Valentine’s Day is a day for lovers and romance, and on a warm Dunedin afternoon a group of fifty history and heritage lovers made their way around Dunedin’s shoreline trail. After an overview presentation at Toitu from Heritage New Zealand archaeologist and Society member Paul Pope, the group took the central city shoreline tour. The route follows the 1865 Dunedin shoreline and includes the original prison, lagoon, Octagon, site of Otepoti and Queens Gardens. It was a very enjoyable to be able to share this great insight into our city’s history. The popularity of the shoreline trail adds to the enthusiasm for making this a permanent attraction. (Click on the pictures to see larger view)
The development of a pilot education programme with Toitu – Otago Settlers Museum is a great opportunity to bring the Craigieburn story to a new and young audience. As an organisation the Dunedin Amenities Society has a role in providing opportunities for learning with a view to developing the future landscape, environmental and heritage stewards of the future. That’s a mantle we should be prepared to pass onto others not as a burden but as a pleasure and privilege. With the development of the partnership programme we’ll see 300 children visit Craigieburn this term and they’ll experience hands on what colonial life was like in the forests of nineteenth century Dunedin. Importantly too, they’ll be able to learn more about the unique conservation legacy that Craigieburn has with its rich rimu forest. This programme will also bring teachers and parents into contact with Craigieburn and the values of the Society and hopefully that will inspire them to explore the City, their roots and our environment further.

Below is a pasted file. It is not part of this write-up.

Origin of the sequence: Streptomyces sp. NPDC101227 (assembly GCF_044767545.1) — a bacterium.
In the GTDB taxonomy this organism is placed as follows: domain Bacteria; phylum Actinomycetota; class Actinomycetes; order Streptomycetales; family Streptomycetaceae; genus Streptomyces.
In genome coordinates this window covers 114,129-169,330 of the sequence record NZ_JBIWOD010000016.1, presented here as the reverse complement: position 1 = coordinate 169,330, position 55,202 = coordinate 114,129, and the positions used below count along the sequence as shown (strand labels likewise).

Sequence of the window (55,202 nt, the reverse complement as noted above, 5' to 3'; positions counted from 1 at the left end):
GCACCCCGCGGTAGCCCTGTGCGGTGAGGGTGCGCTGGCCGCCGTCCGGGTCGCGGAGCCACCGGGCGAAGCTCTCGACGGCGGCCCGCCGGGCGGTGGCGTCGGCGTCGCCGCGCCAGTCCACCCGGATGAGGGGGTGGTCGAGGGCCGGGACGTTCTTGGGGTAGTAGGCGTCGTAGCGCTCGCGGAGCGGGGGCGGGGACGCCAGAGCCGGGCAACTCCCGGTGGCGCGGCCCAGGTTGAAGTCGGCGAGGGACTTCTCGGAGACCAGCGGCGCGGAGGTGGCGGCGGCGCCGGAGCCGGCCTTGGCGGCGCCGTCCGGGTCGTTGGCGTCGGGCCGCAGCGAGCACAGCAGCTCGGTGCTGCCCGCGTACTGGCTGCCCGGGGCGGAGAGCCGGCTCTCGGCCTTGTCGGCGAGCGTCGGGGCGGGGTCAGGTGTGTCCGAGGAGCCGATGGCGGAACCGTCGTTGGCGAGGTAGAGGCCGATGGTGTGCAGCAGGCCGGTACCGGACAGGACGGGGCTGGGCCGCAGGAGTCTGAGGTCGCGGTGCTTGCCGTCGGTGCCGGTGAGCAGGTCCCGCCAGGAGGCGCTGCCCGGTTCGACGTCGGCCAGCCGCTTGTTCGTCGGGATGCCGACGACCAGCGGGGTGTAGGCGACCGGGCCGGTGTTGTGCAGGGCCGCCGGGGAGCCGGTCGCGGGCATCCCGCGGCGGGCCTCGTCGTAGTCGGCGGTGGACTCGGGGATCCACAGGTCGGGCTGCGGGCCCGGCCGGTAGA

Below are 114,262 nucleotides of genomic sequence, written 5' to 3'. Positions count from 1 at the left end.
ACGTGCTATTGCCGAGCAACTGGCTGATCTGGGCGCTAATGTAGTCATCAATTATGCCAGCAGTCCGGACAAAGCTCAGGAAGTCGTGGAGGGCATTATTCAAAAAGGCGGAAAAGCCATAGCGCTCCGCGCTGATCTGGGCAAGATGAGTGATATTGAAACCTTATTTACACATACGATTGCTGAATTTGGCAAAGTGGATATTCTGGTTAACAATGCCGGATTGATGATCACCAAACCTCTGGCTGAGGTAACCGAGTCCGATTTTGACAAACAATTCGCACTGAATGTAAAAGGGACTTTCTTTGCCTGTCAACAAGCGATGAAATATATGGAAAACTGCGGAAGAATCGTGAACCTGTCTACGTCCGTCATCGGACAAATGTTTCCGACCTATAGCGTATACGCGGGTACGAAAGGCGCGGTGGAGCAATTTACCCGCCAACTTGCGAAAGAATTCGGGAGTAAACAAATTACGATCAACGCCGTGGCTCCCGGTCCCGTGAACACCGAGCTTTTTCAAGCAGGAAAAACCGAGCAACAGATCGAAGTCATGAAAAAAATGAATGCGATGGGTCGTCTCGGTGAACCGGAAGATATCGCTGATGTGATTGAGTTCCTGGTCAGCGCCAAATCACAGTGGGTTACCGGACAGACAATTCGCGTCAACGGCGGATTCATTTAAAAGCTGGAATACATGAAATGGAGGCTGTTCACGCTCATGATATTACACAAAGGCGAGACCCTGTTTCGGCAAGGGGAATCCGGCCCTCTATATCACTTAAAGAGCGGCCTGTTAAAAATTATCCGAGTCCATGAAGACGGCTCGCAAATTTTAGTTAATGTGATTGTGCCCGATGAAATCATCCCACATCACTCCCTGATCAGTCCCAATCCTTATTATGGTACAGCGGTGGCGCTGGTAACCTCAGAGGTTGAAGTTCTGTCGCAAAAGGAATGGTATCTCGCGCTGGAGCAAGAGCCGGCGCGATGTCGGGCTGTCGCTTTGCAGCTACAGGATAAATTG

This is an exciting opportunity for the Society, Toitu and the City Council to create a strong partnership that adds value to our community and one of Dunedin’s really special places.